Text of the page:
In Franchising Some Things Never Change
In my first book Franchising from The Inside Out, I presented The 10 Commandments of Franchising. Now twelve years later, I believe these remain as true today as they did then. I’ve edited them to highlight the most important ones.
- Franchisees Have More Power Than They Think.
Many franchisees believe that they don’t have the authority to speak up. Some may feel that the franchisor has them “under their thumb”. Obviously, there are franchisees that are an exception, especially those with multiple locations that are financially strong. Nevertheless, I believe that those franchisees that provide positive and reasonable criticism to the franchisor are usually well received, particularly if it is from franchisees that have been following the franchisor program. Most franchisors are willing to accept feedback and suggestions from their franchisees. For that reason, I would hope that as a franchisee, you recognize that you do have more power than you think and that you are not reluctant to speak up when necessary.
- Franchisees Should Try to Emulate Successful Franchisees.
I have always told my franchisees, “If you want to learn about how to be successful then listen to the successful franchisees. Don’t listen to the chronic complainers.”
- Franchisors Need a Strong Franchise Agreement to Protect the System.
This may seem like somewhat of an oxymoron for a franchisee, but over the years I’ve found that a strong franchise agreement protects the franchisee. This doesn’t mean that the agreement should be unfair but rather that it protects the franchisor and franchisees from those franchisees that don’t follow the system and fail to do what they are required. Can you imagine a weak non-compete provision in the franchise agreement? A franchisee could end up having one of their colleagues leave the system and open up a competing business.
- Franchisors Have a Vested Interest in The Financial Viability of Their Franchisees.
I’ve found that most franchisees recognize that their future success, opportunity for future growth, profits and a good return from the sale of their franchise will be a direct result of having a strong, financially viable franchisor. Conversely, franchisors must be diligent in monitoring and analyzing the financial performance of their franchisees. The profitability or lack thereof of franchisees can speak volumes about franchise system performance.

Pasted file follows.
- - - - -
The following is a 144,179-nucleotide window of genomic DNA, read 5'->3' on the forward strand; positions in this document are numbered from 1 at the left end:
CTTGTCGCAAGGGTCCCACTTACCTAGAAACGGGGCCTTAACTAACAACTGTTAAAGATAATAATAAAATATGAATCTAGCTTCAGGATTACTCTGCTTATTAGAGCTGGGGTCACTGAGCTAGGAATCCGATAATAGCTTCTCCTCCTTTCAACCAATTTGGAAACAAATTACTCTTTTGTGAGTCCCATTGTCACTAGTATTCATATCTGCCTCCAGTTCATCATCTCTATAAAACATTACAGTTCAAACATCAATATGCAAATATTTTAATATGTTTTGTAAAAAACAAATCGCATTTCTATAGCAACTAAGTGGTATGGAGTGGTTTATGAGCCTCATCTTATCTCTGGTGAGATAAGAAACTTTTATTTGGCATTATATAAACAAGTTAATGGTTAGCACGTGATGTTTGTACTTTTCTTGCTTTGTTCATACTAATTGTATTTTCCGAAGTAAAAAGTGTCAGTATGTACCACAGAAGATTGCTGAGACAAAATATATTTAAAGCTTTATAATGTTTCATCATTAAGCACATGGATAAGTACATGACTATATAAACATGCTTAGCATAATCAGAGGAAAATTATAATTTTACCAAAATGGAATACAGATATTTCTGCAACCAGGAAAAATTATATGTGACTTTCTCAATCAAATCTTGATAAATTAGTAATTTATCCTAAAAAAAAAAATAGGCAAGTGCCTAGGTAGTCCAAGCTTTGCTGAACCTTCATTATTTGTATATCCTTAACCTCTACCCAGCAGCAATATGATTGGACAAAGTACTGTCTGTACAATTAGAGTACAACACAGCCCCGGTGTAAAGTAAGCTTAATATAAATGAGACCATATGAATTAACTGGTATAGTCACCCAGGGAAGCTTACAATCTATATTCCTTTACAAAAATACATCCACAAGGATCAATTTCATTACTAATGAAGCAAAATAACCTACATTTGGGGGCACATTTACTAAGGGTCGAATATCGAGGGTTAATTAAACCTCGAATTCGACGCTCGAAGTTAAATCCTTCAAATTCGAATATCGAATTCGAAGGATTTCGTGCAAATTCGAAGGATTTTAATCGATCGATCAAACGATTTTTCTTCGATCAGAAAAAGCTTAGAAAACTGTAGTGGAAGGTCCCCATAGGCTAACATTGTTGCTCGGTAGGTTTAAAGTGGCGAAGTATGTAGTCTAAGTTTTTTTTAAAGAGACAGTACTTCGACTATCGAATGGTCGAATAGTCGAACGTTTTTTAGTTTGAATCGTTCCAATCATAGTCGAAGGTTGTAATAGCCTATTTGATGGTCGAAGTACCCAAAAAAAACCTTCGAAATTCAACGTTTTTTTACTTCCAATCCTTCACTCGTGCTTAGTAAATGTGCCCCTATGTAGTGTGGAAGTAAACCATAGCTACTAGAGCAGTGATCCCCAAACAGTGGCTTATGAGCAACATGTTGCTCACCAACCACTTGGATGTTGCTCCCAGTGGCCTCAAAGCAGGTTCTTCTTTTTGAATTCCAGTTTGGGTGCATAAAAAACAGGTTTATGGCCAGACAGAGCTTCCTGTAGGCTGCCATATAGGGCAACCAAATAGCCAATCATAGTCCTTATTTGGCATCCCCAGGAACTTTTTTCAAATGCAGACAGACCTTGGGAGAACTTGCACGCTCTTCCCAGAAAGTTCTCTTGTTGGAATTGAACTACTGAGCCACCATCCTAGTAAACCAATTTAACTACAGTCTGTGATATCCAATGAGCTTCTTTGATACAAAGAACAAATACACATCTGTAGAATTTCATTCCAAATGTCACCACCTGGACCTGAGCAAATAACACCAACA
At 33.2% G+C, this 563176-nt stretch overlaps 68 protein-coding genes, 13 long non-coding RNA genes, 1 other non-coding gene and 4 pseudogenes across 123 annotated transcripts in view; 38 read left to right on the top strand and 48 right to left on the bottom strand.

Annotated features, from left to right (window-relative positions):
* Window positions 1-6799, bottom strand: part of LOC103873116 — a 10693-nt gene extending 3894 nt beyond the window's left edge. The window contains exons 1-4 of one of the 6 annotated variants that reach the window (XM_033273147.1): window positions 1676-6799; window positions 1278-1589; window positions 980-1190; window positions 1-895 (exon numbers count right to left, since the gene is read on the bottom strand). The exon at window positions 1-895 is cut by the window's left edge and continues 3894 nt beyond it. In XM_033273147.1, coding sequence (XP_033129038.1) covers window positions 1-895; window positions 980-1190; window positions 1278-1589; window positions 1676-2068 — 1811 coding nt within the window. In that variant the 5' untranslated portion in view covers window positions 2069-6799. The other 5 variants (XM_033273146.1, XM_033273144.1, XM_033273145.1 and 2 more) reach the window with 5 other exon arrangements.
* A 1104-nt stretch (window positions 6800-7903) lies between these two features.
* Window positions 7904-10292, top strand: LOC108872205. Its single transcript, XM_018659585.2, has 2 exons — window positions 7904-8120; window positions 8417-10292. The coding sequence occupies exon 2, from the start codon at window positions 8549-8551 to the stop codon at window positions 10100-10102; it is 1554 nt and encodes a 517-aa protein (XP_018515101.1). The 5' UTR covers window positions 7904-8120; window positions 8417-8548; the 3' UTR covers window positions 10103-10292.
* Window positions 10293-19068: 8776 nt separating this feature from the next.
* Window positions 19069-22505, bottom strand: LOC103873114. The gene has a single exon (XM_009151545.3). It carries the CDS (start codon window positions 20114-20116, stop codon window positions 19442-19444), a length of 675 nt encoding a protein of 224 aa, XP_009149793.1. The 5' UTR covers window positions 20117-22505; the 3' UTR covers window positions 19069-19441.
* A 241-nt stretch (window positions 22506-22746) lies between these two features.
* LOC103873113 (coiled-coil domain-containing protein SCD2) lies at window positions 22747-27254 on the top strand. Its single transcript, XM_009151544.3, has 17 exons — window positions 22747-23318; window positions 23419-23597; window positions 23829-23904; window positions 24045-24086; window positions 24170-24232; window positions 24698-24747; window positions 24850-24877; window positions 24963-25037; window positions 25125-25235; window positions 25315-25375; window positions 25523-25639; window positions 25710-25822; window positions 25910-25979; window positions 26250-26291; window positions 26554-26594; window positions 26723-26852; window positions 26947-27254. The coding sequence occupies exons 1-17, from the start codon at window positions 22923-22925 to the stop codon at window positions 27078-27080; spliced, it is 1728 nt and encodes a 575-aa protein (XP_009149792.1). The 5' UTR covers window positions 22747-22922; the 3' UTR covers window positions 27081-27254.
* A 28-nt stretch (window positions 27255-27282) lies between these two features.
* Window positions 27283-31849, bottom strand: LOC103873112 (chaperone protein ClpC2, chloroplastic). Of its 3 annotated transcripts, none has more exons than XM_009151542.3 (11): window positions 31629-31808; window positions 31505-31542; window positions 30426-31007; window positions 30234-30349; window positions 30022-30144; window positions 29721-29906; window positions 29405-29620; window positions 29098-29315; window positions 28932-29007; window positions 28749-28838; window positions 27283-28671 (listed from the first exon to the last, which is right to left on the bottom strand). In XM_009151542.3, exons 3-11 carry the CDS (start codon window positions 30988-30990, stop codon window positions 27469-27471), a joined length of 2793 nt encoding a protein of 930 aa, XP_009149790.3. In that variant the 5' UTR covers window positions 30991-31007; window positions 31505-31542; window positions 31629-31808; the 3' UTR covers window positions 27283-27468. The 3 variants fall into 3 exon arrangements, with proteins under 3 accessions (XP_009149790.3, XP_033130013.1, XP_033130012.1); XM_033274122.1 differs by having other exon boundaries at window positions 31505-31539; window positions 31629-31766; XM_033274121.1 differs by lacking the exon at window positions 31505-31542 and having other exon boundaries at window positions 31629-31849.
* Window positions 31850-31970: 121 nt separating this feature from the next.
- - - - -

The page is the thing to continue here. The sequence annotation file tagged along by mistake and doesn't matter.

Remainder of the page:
- The Most Successful Franchisees Follow the Program.
Throughout the various franchise systems, I’ve been involved with, the most profitable and successful franchisees were the ones who “followed the program”. I can’t recall one franchisee who strayed from following the program being successful. To the contrary, those who didn’t follow the franchise program were typically the ones who had problems. This does not mean that every franchisor has a formula for success since, it’s a given that over the course of time, they will always be some franchisees who for a variety of reasons will fail.
- Sustained Profitability Should Precede Franchisee Expansion.
During my career I have observed numerous examples of franchisees having an unquenchable thirst for territory. They will approach the franchisor, which in most cases is looking to sell more territory. The franchisor often agrees to give the franchisee more territory and the franchisee, does in fact, acquire it with plans to expand. If the franchisee does not have a strong, viable and profitable operation preceding this expansion, the chances are that franchisee is going to have problems. The reason for this is that it’s going to require capital to develop an additional location and its territory.
- Franchisees Should Select the Most Accomplished, Articulate and Reasonable Franchisees to Represent Them.
I have been responsible for establishing a number of Franchise Advisory Councils where the franchisees selected their representatives. It’s important that franchisees choose franchisee representatives who have been successful, articulate and reasonable, and avoid those franchisees who seek to use these associations as a pulpit to further their own agenda.
These items represent some of the enduring principles of franchising that have remained constant throughout the history of franchising.